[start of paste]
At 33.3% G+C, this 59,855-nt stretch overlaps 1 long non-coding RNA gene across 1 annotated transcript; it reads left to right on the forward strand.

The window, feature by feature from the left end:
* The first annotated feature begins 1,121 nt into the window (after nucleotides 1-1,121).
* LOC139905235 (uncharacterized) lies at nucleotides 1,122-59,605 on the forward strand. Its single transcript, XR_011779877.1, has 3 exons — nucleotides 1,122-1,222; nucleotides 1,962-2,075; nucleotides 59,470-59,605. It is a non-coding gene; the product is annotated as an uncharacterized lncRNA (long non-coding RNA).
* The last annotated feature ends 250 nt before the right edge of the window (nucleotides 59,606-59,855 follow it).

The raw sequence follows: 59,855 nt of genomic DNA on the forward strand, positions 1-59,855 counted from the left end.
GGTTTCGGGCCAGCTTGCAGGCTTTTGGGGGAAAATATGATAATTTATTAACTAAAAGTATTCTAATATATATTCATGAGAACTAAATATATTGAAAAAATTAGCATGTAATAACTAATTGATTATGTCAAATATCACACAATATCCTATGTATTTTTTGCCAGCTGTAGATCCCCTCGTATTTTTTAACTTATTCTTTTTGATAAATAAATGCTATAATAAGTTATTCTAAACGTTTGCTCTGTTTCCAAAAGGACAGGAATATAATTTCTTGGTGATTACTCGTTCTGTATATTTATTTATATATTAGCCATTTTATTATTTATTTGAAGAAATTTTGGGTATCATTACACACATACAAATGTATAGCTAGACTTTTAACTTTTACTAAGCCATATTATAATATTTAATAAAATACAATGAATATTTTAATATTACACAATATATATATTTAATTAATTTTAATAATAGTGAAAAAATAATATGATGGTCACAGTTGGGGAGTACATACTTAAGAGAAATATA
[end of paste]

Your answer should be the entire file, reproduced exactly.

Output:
At 33.3% G+C, this 59,855-nt stretch overlaps 1 long non-coding RNA gene across 1 annotated transcript; it reads left to right on the forward strand.

The window, feature by feature from the left end:
* The first annotated feature begins 1,121 nt into the window (after nucleotides 1-1,121).
* LOC139905235 (uncharacterized) lies at nucleotides 1,122-59,605 on the forward strand. Its single transcript, XR_011779877.1, has 3 exons — nucleotides 1,122-1,222; nucleotides 1,962-2,075; nucleotides 59,470-59,605. It is a non-coding gene; the product is annotated as an uncharacterized lncRNA (long non-coding RNA).
* The last annotated feature ends 250 nt before the right edge of the window (nucleotides 59,606-59,855 follow it).

The raw sequence follows: 59,855 nt of genomic DNA on the forward strand, positions 1-59,855 counted from the left end.
GGTTTCGGGCCAGCTTGCAGGCTTTTGGGGGAAAATATGATAATTTATTAACTAAAAGTATTCTAATATATATTCATGAGAACTAAATATATTGAAAAAATTAGCATGTAATAACTAATTGATTATGTCAAATATCACACAATATCCTATGTATTTTTTGCCAGCTGTAGATCCCCTCGTATTTTTTAACTTATTCTTTTTGATAAATAAATGCTATAATAAGTTATTCTAAACGTTTGCTCTGTTTCCAAAAGGACAGGAATATAATTTCTTGGTGATTACTCGTTCTGTATATTTATTTATATATTAGCCATTTTATTATTTATTTGAAGAAATTTTGGGTATCATTACACACATACAAATGTATAGCTAGACTTTTAACTTTTACTAAGCCATATTATAATATTTAATAAAATACAATGAATATTTTAATATTACACAATATATATATTTAATTAATTTTAATAATAGTGAAAAAATAATATGATGGTCACAGTTGGGGAGTACATACTTAAGAGAAATATA